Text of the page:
Dan from Madison has written a thoughtful review of John Robb’s Brave New War.
Most urgently Robb almost begs for the US to radically restructure the electricity grid. Again, those who can afford it will simply go off the grid – through the use of wind, solar and other types of generation. Another interesting point he made is that some municipalities may just go ahead and create their own power generation and distribution. A wonderful example he provides is suburbia – I think Chicago. Many suburbs are breaking apart from large cities as we speak to ensure their own safety and care. This is an excellent point. IIRC there is a suburb in Atlanta doing this exact thing right now and I would argue that many suburbs in the Chicago area will eventually break away from the black hole that is Cook County. Do you honestly think that people in places like Downers Grove will ever send their kids to the Chicago Public Schools? On the flip side, what sort of parent, if they have the resources and live in the City of Chicago wouldn’t send their kid to a private school? That would be borderline child abuse.
De-centralization of everything seems to be Robb’s key point.
Read the whole thing.
3 thoughts on “Review of John Robb’s <i>Brave New War</i>”
“..decentralization. Everything from oil delivery systems, basic services, electricity, you name it. And he mentions that large corporations and the rich will be the first ones to do it. Those who can afford it will have generators, jets, and safe havens.”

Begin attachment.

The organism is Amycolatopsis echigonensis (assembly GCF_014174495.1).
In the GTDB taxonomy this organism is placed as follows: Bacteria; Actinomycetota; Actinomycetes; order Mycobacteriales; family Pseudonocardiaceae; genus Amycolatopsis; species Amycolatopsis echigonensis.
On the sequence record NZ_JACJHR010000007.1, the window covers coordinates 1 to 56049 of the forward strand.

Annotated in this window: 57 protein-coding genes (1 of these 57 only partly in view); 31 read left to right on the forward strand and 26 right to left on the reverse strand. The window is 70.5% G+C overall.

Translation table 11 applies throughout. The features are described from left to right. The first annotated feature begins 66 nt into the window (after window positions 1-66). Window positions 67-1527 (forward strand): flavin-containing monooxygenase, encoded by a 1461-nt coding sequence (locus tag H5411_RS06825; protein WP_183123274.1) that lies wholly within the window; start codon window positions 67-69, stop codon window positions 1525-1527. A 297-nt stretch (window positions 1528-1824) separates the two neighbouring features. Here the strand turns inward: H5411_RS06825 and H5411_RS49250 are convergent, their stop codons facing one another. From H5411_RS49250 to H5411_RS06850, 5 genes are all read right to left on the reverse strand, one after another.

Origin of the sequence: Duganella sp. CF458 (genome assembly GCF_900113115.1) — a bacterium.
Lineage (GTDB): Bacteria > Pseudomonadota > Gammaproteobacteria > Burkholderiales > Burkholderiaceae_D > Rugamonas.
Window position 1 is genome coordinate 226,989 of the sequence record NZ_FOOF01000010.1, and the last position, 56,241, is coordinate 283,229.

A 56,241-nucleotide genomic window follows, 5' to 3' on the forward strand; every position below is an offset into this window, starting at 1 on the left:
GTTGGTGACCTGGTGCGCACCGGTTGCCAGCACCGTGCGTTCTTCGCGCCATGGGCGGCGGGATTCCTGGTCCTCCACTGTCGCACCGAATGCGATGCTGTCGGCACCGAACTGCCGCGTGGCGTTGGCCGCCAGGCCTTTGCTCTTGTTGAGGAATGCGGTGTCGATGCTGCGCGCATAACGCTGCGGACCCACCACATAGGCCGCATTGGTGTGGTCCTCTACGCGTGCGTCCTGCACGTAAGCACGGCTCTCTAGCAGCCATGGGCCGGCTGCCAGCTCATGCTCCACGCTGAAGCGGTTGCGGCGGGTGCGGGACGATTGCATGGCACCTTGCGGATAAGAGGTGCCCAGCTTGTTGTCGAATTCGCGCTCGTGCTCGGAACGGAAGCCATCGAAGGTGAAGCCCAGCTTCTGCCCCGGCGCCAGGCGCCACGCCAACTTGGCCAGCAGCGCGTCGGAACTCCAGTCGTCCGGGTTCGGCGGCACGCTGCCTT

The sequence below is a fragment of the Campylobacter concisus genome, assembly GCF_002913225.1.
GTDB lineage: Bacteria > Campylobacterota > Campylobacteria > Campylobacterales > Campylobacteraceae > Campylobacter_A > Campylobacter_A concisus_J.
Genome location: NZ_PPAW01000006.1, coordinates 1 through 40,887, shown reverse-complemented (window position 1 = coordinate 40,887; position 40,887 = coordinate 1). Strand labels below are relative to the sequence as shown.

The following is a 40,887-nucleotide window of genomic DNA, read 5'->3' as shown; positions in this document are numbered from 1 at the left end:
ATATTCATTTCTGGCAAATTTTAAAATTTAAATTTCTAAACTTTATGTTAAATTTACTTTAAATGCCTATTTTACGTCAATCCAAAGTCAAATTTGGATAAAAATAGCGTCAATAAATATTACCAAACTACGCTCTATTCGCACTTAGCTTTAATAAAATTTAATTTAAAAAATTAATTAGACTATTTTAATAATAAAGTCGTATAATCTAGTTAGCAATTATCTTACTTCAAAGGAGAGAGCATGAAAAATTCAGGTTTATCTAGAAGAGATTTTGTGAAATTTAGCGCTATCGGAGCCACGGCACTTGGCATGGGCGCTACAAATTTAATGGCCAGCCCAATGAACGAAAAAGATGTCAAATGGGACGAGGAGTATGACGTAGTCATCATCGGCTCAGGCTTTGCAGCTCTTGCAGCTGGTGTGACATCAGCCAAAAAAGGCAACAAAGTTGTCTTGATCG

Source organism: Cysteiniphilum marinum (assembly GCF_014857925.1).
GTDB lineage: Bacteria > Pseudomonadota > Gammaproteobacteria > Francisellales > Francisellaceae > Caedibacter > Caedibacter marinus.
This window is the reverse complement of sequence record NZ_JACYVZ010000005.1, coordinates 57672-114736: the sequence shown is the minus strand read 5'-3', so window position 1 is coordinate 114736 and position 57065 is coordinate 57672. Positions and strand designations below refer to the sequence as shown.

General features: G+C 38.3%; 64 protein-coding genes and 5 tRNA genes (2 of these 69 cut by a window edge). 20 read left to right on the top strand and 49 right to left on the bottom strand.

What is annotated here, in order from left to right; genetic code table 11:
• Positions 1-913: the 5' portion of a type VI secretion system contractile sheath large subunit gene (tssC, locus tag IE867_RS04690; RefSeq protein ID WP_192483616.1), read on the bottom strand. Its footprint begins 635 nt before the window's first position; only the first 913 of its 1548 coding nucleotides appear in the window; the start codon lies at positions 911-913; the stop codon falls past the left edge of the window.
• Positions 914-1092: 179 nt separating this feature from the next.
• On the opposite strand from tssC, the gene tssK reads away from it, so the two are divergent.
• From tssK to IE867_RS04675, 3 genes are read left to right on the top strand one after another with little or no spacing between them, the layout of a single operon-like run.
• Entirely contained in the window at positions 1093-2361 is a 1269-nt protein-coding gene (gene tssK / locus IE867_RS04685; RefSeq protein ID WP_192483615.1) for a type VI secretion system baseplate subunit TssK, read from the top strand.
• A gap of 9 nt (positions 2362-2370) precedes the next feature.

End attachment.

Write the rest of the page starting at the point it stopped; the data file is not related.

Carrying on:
I’m not sure how you decentralize oil delivery systems. Oil is a resource that only occurs in certain places, and the only practical ways to transport it over long distances are pipeline, rail, and barge/ship. For natural gas, the above simplifies to “pipeline” with the exception of LNG ships, which are now used only for ocean transportation and also require considerable loading/unloading infrastructure.
Generators are, of course, dependent on a supply of diesel fueld or natural gas. It may be possible to store enough on-site for a couple of weeks, but not for continuous operation in perpetuity. Solar/wind will be dependent on sites with considerable land area available.
Jets are dependent on the air traffic control system, which has some decentralized aspects but is by no means a completely decentralized system.
“Do you honestly think that people in places like Downers Grove will ever send their kids to the Chicago Public Schools?”
Speaking from experience, that would be a safe “No”.
You’re probably thinking of Sandy Springs which split off from Atlanta a couple of years ago. There have been a couple of others since then.
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